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Quebec judge refuses request for fully vaccinated jury at Montreal trial

Courts have differed on full vaccination for jurors in recent Canadian judgments
The Quebec Superior Court is seen in Montreal, Wednesday, March 27, 2019. A Quebec Superior Court judge has ruled a juror doesn’t need to be fully vaccinated to participate in a Montreal fraud trial. THE CANADIAN PRESS/Ryan Remiorz

A Quebec Superior Court judge has ruled a juror doesn’t need to be fully vaccinated against COVID-19 to participate in a Montreal fraud trial.

Justice Mario Longpré wrote in ruling released Friday that full immunization wasn’t necessary and cited privacy concerns and jury representativeness in his ruling.

The accused in the trial had brought the request, citing a recent decision in Ontario that saw an Ottawa judge rule that all jurors participating in a murder trial would need to be fully inoculated with two doses of vaccine. That ruling cited concerns about the Delta variant and rising case counts.

But Ontario’s Juries Act allows those who aren’t physically able to perform their duties to be declared ineligible, a distinction that doesn’t exist in Quebec, where the law only allows those with mental incapacity or impairment to be exempted, Longpré wrote.

“The Jurors Act applicable in Quebec does not allow it to declare candidate jurors disqualified by reason of a physical incapacity, even if it were to be concluded that the fact of not being adequately vaccinated constitutes such an incapacity,” the judge wrote.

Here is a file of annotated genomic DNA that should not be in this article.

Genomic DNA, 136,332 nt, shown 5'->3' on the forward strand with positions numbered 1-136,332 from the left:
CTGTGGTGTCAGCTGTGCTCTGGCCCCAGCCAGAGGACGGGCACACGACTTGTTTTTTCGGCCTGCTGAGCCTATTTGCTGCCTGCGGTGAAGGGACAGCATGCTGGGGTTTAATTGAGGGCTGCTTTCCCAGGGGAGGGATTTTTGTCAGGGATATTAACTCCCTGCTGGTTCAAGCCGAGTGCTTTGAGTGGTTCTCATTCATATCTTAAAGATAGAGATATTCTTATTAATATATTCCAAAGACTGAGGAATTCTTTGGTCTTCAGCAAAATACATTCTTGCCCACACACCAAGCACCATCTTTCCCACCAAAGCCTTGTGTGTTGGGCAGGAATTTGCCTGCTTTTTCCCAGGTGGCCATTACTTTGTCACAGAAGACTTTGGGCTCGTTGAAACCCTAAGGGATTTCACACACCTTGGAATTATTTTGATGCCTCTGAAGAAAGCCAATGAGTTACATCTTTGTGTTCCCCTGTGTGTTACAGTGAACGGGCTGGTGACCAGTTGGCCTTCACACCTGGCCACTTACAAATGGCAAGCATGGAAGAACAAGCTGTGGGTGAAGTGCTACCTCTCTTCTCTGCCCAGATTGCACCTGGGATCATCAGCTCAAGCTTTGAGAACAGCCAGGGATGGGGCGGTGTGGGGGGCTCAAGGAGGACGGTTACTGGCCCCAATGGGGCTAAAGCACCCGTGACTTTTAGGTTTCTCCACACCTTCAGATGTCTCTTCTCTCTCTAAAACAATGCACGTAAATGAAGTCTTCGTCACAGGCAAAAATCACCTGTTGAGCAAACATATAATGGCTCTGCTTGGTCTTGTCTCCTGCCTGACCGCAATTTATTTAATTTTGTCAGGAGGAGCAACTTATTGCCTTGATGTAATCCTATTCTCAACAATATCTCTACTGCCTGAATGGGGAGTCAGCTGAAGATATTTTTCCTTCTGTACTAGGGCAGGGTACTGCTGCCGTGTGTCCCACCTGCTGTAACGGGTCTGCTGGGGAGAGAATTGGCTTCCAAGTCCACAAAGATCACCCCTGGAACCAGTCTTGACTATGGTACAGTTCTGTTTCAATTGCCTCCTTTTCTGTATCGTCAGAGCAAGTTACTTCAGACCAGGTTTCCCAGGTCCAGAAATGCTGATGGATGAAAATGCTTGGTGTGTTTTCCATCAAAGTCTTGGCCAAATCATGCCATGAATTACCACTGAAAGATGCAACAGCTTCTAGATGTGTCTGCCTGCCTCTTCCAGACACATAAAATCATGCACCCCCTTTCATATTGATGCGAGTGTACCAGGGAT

Courts have differed on full vaccination for jurors in recent Canadian judgments. One decision from B.C. Supreme Court last month did not allow the Crown to ask jurors questions about their vaccination status, citing privacy.

In the Ontario ruling, the judgment also did not allow prospective jurors to be asked why they weren’t vaccinated, limiting the question to if they were or not.

“The principle of selection of juries in Canada is also based on the fundamental principle of respect for the privacy of candidate jurors,” Longpré wrote.

Longpré said selecting a jury made up of those who are adequately vaccinated also raises privacy issues which are protected by the province’s human rights charter as well as Quebec’s Civil Code.

The automatic exclusion of non-vaccinated jurors could create problems for representativeness from the outset of the selection process, which could create issues for things like impartiality, Longpré wrote.

There is no vaccination requirement for Quebec justice system actors and the province’s vaccine passport isn’t used for courthouses, he added.

The judge also noted jury trials have taken place without major issues or delays during the pandemic and the province has gone with 14 jurors to ensure trials can run smoothly.

He wrote jurors should be made aware of the health measures as well as the fact that people might not be adequately vaccinated, and they should be allowed to ask for an exemption for COVID-19 concerns.

Sidhartha Banerjee, The Canadian Press

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